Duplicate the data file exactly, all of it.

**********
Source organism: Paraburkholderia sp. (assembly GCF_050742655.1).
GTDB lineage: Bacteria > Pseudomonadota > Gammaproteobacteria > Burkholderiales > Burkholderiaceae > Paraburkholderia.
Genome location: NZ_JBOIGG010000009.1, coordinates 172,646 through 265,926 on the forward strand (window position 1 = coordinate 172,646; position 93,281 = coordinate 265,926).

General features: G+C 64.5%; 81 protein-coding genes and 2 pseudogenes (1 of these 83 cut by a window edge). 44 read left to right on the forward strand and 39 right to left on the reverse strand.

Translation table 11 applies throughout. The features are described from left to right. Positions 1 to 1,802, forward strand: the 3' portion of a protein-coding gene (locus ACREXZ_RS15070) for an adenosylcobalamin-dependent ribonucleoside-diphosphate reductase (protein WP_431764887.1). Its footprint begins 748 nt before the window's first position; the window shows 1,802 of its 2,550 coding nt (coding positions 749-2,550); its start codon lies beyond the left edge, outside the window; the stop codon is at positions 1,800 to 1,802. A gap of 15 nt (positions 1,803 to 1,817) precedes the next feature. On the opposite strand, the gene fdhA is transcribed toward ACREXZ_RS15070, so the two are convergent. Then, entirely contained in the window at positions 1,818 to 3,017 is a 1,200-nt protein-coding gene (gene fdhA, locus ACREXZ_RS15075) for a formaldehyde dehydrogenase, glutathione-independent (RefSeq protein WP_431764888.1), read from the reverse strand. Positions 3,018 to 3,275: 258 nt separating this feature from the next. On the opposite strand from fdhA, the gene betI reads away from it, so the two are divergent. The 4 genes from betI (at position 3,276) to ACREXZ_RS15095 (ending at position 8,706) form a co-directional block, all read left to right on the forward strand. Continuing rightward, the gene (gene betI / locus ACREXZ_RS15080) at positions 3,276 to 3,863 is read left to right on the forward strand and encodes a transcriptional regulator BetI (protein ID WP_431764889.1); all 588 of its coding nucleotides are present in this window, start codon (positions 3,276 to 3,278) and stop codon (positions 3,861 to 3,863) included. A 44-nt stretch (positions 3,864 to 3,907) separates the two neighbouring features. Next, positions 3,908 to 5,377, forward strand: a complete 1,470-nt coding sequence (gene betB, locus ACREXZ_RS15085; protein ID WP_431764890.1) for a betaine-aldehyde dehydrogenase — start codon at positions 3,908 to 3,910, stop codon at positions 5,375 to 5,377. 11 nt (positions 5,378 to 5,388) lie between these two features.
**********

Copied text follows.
Source organism: Paraburkholderia sp. (assembly GCF_050742655.1).
GTDB lineage: Bacteria > Pseudomonadota > Gammaproteobacteria > Burkholderiales > Burkholderiaceae > Paraburkholderia.
Genome location: NZ_JBOIGG010000009.1, coordinates 172,646 through 265,926 on the forward strand (window position 1 = coordinate 172,646; position 93,281 = coordinate 265,926).

General features: G+C 64.5%; 81 protein-coding genes and 2 pseudogenes (1 of these 83 cut by a window edge). 44 read left to right on the forward strand and 39 right to left on the reverse strand.

Translation table 11 applies throughout. The features are described from left to right. Positions 1 to 1,802, forward strand: the 3' portion of a protein-coding gene (locus ACREXZ_RS15070) for an adenosylcobalamin-dependent ribonucleoside-diphosphate reductase (protein WP_431764887.1). Its footprint begins 748 nt before the window's first position; the window shows 1,802 of its 2,550 coding nt (coding positions 749-2,550); its start codon lies beyond the left edge, outside the window; the stop codon is at positions 1,800 to 1,802. A gap of 15 nt (positions 1,803 to 1,817) precedes the next feature. On the opposite strand, the gene fdhA is transcribed toward ACREXZ_RS15070, so the two are convergent. Then, entirely contained in the window at positions 1,818 to 3,017 is a 1,200-nt protein-coding gene (gene fdhA, locus ACREXZ_RS15075) for a formaldehyde dehydrogenase, glutathione-independent (RefSeq protein WP_431764888.1), read from the reverse strand. Positions 3,018 to 3,275: 258 nt separating this feature from the next. On the opposite strand from fdhA, the gene betI reads away from it, so the two are divergent. The 4 genes from betI (at position 3,276) to ACREXZ_RS15095 (ending at position 8,706) form a co-directional block, all read left to right on the forward strand. Continuing rightward, the gene (gene betI / locus ACREXZ_RS15080) at positions 3,276 to 3,863 is read left to right on the forward strand and encodes a transcriptional regulator BetI (protein ID WP_431764889.1); all 588 of its coding nucleotides are present in this window, start codon (positions 3,276 to 3,278) and stop codon (positions 3,861 to 3,863) included. A 44-nt stretch (positions 3,864 to 3,907) separates the two neighbouring features. Next, positions 3,908 to 5,377, forward strand: a complete 1,470-nt coding sequence (gene betB, locus ACREXZ_RS15085; protein ID WP_431764890.1) for a betaine-aldehyde dehydrogenase — start codon at positions 3,908 to 3,910, stop codon at positions 5,375 to 5,377. 11 nt (positions 5,378 to 5,388) lie between these two features.